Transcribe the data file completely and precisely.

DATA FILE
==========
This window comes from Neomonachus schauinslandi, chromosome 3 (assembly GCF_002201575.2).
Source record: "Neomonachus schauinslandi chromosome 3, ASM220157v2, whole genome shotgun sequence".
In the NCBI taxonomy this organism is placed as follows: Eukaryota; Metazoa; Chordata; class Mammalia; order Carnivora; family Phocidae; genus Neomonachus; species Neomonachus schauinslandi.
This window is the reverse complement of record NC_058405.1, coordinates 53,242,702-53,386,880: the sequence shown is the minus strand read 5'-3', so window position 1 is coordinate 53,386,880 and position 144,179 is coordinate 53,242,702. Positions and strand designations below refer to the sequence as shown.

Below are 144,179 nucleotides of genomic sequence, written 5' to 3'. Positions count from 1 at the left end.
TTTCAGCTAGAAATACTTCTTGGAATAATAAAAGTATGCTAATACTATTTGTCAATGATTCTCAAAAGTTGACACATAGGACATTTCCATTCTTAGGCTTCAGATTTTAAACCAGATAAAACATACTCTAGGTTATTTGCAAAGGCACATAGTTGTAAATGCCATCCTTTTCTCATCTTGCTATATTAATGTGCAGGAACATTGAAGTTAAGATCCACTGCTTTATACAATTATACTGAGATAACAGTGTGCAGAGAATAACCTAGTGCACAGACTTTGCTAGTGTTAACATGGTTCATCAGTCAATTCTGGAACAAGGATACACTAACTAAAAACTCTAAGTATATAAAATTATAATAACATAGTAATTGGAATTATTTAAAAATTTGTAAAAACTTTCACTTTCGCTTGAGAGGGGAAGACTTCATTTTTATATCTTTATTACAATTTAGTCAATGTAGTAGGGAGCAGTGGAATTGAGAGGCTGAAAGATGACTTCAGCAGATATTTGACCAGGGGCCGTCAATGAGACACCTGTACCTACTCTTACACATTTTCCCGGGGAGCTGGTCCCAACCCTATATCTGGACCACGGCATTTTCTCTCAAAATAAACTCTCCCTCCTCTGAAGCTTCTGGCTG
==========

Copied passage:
This window comes from Neomonachus schauinslandi, chromosome 3 (assembly GCF_002201575.2).
Source record: "Neomonachus schauinslandi chromosome 3, ASM220157v2, whole genome shotgun sequence".
In the NCBI taxonomy this organism is placed as follows: Eukaryota; Metazoa; Chordata; class Mammalia; order Carnivora; family Phocidae; genus Neomonachus; species Neomonachus schauinslandi.
This window is the reverse complement of record NC_058405.1, coordinates 53,242,702-53,386,880: the sequence shown is the minus strand read 5'-3', so window position 1 is coordinate 53,386,880 and position 144,179 is coordinate 53,242,702. Positions and strand designations below refer to the sequence as shown.

Below are 144,179 nucleotides of genomic sequence, written 5' to 3'. Positions count from 1 at the left end.
TTTCAGCTAGAAATACTTCTTGGAATAATAAAAGTATGCTAATACTATTTGTCAATGATTCTCAAAAGTTGACACATAGGACATTTCCATTCTTAGGCTTCAGATTTTAAACCAGATAAAACATACTCTAGGTTATTTGCAAAGGCACATAGTTGTAAATGCCATCCTTTTCTCATCTTGCTATATTAATGTGCAGGAACATTGAAGTTAAGATCCACTGCTTTATACAATTATACTGAGATAACAGTGTGCAGAGAATAACCTAGTGCACAGACTTTGCTAGTGTTAACATGGTTCATCAGTCAATTCTGGAACAAGGATACACTAACTAAAAACTCTAAGTATATAAAATTATAATAACATAGTAATTGGAATTATTTAAAAATTTGTAAAAACTTTCACTTTCGCTTGAGAGGGGAAGACTTCATTTTTATATCTTTATTACAATTTAGTCAATGTAGTAGGGAGCAGTGGAATTGAGAGGCTGAAAGATGACTTCAGCAGATATTTGACCAGGGGCCGTCAATGAGACACCTGTACCTACTCTTACACATTTTCCCGGGGAGCTGGTCCCAACCCTATATCTGGACCACGGCATTTTCTCTCAAAATAAACTCTCCCTCCTCTGAAGCTTCTGGCTG